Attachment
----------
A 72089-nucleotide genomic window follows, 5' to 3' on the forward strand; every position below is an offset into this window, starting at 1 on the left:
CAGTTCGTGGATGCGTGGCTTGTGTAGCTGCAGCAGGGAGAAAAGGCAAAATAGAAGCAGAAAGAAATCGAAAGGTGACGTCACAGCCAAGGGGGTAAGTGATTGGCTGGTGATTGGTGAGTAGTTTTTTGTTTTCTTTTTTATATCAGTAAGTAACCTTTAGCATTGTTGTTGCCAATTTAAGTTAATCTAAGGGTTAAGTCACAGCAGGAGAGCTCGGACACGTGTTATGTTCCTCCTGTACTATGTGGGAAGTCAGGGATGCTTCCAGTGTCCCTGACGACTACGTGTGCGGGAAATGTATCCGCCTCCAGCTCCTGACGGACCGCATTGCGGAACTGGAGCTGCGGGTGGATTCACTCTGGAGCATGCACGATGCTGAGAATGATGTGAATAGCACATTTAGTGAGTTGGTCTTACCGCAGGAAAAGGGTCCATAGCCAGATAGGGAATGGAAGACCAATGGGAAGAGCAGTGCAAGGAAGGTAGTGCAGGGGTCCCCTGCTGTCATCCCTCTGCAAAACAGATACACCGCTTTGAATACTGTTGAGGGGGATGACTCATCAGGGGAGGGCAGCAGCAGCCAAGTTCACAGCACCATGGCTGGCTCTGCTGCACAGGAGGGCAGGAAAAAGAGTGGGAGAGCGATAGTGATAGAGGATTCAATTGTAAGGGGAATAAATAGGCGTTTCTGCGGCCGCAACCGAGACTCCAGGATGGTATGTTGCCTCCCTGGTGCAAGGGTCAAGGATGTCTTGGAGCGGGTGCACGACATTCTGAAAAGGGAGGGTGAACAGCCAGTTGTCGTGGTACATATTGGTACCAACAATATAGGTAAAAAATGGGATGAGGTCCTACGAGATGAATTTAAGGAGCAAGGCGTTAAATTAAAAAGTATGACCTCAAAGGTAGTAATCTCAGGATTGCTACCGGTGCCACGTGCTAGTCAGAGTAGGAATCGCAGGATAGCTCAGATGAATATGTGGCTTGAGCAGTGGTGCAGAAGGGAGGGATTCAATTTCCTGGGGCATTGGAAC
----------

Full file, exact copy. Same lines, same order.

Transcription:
A 72089-nucleotide genomic window follows, 5' to 3' on the forward strand; every position below is an offset into this window, starting at 1 on the left:
CAGTTCGTGGATGCGTGGCTTGTGTAGCTGCAGCAGGGAGAAAAGGCAAAATAGAAGCAGAAAGAAATCGAAAGGTGACGTCACAGCCAAGGGGGTAAGTGATTGGCTGGTGATTGGTGAGTAGTTTTTTGTTTTCTTTTTTATATCAGTAAGTAACCTTTAGCATTGTTGTTGCCAATTTAAGTTAATCTAAGGGTTAAGTCACAGCAGGAGAGCTCGGACACGTGTTATGTTCCTCCTGTACTATGTGGGAAGTCAGGGATGCTTCCAGTGTCCCTGACGACTACGTGTGCGGGAAATGTATCCGCCTCCAGCTCCTGACGGACCGCATTGCGGAACTGGAGCTGCGGGTGGATTCACTCTGGAGCATGCACGATGCTGAGAATGATGTGAATAGCACATTTAGTGAGTTGGTCTTACCGCAGGAAAAGGGTCCATAGCCAGATAGGGAATGGAAGACCAATGGGAAGAGCAGTGCAAGGAAGGTAGTGCAGGGGTCCCCTGCTGTCATCCCTCTGCAAAACAGATACACCGCTTTGAATACTGTTGAGGGGGATGACTCATCAGGGGAGGGCAGCAGCAGCCAAGTTCACAGCACCATGGCTGGCTCTGCTGCACAGGAGGGCAGGAAAAAGAGTGGGAGAGCGATAGTGATAGAGGATTCAATTGTAAGGGGAATAAATAGGCGTTTCTGCGGCCGCAACCGAGACTCCAGGATGGTATGTTGCCTCCCTGGTGCAAGGGTCAAGGATGTCTTGGAGCGGGTGCACGACATTCTGAAAAGGGAGGGTGAACAGCCAGTTGTCGTGGTACATATTGGTACCAACAATATAGGTAAAAAATGGGATGAGGTCCTACGAGATGAATTTAAGGAGCAAGGCGTTAAATTAAAAAGTATGACCTCAAAGGTAGTAATCTCAGGATTGCTACCGGTGCCACGTGCTAGTCAGAGTAGGAATCGCAGGATAGCTCAGATGAATATGTGGCTTGAGCAGTGGTGCAGAAGGGAGGGATTCAATTTCCTGGGGCATTGGAAC